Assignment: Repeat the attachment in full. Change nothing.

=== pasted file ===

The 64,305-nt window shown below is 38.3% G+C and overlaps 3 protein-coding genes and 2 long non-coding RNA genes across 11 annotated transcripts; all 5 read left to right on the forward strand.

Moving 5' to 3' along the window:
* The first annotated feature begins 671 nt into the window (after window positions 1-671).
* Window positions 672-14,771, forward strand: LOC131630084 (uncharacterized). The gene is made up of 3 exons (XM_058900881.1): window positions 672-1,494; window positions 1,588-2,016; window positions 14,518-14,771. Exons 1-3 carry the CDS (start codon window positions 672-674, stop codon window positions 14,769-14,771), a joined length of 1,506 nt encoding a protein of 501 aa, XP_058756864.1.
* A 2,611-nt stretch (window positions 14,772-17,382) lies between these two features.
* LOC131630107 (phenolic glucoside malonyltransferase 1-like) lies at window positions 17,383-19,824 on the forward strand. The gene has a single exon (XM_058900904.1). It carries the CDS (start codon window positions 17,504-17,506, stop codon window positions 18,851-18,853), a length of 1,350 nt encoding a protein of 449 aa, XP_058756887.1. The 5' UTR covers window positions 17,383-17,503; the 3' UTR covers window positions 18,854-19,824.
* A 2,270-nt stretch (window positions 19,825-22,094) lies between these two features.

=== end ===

The 64,305-nt window shown below is 38.3% G+C and overlaps 3 protein-coding genes and 2 long non-coding RNA genes across 11 annotated transcripts; all 5 read left to right on the forward strand.

Moving 5' to 3' along the window:
* The first annotated feature begins 671 nt into the window (after window positions 1-671).
* Window positions 672-14,771, forward strand: LOC131630084 (uncharacterized). The gene is made up of 3 exons (XM_058900881.1): window positions 672-1,494; window positions 1,588-2,016; window positions 14,518-14,771. Exons 1-3 carry the CDS (start codon window positions 672-674, stop codon window positions 14,769-14,771), a joined length of 1,506 nt encoding a protein of 501 aa, XP_058756864.1.
* A 2,611-nt stretch (window positions 14,772-17,382) lies between these two features.
* LOC131630107 (phenolic glucoside malonyltransferase 1-like) lies at window positions 17,383-19,824 on the forward strand. The gene has a single exon (XM_058900904.1). It carries the CDS (start codon window positions 17,504-17,506, stop codon window positions 18,851-18,853), a length of 1,350 nt encoding a protein of 449 aa, XP_058756887.1. The 5' UTR covers window positions 17,383-17,503; the 3' UTR covers window positions 18,854-19,824.
* A 2,270-nt stretch (window positions 19,825-22,094) lies between these two features.